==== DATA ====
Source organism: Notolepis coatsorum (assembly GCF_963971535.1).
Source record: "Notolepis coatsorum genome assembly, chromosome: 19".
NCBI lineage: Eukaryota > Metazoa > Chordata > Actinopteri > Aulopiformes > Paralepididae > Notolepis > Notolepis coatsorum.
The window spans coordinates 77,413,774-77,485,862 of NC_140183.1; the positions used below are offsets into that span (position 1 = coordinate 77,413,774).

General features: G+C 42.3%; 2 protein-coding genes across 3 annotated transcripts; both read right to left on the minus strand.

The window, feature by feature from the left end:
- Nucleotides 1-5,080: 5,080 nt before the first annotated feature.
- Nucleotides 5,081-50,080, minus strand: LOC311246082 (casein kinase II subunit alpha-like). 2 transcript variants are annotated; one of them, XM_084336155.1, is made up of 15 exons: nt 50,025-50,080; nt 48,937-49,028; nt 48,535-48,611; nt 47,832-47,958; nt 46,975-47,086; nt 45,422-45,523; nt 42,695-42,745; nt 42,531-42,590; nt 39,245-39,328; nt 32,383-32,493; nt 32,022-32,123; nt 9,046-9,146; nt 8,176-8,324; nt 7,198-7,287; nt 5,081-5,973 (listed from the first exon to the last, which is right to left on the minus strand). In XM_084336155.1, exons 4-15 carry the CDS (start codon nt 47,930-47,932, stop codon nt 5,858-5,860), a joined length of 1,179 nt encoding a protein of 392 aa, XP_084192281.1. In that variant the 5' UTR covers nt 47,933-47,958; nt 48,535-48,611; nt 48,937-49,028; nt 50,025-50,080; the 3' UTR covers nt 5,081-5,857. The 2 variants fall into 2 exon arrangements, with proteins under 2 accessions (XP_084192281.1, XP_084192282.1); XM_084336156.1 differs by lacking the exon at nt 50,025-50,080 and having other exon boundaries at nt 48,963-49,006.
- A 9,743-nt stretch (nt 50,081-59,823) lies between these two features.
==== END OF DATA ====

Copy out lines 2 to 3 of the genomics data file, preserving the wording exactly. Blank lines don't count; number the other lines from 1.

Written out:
Source record: "Notolepis coatsorum genome assembly, chromosome: 19".
NCBI lineage: Eukaryota > Metazoa > Chordata > Actinopteri > Aulopiformes > Paralepididae > Notolepis > Notolepis coatsorum.